AUSTIN, Texas - Several frustrated Texas bar owners showed up Friday afternoon, saying they are tired of being ignored.
“It doesn’t matter what we do, they don't care," said Gabrielle Ellison, owner of Big Daddy Zane’s in Odessa.
Ellison’s bar is currently still open.
“They've come and suspended me for 30 days, they’ve come and suspended me for 60 days, they've thrown me in jail,” she said.
The TABC has provided the option for businesses to add food and beverage licenses to bar permits to stay afloat. They’ve already gotten more than 750 applications to do so.
“That is a higher than usual number, this time last year we received approximately 200 or so,” said Chris Porter, spokesperson for the TABC.
Ellison has no intention of doing that.
“I could easily do the kitchen we have the setup, the fryers, we've got everything, I didn't open a restaurant, I opened a bar. It makes no sense to me that you can eat a potato chip and have a beer and all of a sudden you’re magically exempt, but you can’t just have a beer,” said Ellison.
Tee Allen Parker's business is also open.
“They said you have to close. I said ‘Why do I have to close?’ ‘Because you are 52 percent alcohol.’ No, I'm 73 percent food and we are not closing,’" she said.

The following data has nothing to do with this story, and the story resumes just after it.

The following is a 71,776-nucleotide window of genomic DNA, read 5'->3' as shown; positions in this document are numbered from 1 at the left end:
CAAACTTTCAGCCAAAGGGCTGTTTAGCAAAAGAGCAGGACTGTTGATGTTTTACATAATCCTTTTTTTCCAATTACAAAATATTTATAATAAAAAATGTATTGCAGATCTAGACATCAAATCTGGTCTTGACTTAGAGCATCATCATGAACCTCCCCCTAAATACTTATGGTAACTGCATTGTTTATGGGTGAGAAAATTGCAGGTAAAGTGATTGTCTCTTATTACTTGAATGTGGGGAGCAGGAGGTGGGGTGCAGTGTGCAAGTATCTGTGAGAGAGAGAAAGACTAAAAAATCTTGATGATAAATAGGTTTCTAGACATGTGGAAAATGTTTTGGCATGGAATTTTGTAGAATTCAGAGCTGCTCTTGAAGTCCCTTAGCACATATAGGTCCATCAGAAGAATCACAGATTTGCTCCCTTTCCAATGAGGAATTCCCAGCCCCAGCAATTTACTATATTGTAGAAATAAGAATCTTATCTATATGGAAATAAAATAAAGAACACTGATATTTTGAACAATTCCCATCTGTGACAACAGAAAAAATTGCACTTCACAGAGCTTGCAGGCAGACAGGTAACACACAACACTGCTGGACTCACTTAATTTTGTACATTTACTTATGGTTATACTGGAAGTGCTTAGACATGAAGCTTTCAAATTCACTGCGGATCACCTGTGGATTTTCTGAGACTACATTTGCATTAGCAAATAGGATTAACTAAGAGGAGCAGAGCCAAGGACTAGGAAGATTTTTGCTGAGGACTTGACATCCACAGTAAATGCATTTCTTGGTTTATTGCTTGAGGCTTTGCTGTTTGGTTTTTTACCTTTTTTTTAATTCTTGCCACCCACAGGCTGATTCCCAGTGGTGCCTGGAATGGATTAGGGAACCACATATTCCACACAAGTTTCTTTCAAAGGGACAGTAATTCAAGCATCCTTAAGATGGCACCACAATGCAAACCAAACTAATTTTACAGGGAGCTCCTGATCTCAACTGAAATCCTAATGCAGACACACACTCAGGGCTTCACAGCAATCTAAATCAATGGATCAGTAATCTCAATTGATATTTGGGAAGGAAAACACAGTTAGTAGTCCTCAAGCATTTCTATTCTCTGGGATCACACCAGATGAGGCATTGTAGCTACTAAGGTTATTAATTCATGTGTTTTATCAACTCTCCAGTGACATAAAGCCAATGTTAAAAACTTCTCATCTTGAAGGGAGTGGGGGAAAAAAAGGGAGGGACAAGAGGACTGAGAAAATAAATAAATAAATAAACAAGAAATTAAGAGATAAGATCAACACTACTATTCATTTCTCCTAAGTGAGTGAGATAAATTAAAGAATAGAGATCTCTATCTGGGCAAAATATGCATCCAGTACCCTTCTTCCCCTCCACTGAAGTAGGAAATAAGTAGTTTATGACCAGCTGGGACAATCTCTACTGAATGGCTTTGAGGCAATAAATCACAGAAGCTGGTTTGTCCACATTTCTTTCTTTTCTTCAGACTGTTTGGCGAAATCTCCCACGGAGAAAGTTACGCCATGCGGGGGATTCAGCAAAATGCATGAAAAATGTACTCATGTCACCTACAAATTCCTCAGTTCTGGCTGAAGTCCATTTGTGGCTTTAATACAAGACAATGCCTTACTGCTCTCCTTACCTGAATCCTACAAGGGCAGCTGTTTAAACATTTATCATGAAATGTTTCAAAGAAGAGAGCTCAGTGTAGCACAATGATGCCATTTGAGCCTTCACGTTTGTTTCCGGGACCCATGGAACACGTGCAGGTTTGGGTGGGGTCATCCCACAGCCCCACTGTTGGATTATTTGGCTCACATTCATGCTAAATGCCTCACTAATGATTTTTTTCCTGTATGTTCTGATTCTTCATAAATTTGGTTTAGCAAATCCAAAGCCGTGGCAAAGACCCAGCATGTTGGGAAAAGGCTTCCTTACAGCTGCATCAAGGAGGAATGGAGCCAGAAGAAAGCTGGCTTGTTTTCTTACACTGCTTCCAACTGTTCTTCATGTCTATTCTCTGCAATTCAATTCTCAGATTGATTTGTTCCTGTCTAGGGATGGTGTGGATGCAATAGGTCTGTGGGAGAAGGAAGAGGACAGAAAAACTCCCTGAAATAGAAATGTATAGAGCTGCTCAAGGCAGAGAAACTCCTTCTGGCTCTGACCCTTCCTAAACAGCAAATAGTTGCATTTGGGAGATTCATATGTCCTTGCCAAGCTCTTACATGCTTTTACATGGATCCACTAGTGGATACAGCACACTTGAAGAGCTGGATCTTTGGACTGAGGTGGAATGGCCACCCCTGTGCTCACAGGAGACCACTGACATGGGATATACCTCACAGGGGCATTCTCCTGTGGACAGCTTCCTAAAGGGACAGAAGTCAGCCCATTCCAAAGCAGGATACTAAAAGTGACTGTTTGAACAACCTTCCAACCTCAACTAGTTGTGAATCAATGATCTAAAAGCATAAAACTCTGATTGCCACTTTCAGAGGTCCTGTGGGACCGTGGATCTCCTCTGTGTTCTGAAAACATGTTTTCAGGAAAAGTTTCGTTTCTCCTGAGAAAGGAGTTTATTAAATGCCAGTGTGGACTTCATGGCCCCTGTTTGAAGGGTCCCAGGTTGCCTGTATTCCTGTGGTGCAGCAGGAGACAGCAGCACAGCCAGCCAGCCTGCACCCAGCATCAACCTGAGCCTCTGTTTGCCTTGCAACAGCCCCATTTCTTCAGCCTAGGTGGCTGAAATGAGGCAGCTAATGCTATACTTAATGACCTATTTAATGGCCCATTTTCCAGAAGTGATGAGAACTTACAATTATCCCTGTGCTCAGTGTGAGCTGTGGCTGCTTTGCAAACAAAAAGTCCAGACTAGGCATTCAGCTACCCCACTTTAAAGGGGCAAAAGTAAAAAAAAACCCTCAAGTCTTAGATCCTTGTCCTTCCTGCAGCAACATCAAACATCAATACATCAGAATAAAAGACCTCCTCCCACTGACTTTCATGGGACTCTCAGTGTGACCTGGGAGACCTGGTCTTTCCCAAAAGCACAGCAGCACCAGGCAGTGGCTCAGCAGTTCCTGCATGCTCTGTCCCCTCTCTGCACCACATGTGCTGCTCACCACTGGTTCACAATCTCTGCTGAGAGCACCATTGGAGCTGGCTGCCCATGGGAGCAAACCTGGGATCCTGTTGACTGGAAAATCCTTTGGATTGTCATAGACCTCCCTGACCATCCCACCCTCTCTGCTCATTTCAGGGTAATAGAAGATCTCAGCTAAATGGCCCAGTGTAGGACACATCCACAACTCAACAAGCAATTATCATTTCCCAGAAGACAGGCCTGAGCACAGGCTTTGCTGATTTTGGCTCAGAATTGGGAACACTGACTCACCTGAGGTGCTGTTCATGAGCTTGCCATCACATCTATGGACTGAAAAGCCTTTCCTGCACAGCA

She hopes the governor can provide some relief.
“Our goal is to have a solution our goal is to for him to offer us a relief package," said Parker.
Both she and Ellison have said their establishments are keeping tables distanced and taking proper precautions for protection against COVID-19.
“Ultimately Governor Abbott is the one who makes those decisions related to his executive orders. The TABC’'s role is to support those orders and enforce those orders and allow businesses to operate when possible while keeping the people of Texas safe,” said Porter.
Porter said they want to do everything in their power to have the dialogue with bar owners to find ways to keep businesses up and going.
“We want them to know we are listening and hoping they'll continue to engage with us and their elected leaders as we move forward,” said Porter.
The collective message at the protest Friday, was to allow the bars to reopen safely for customers and to not go bankrupt.
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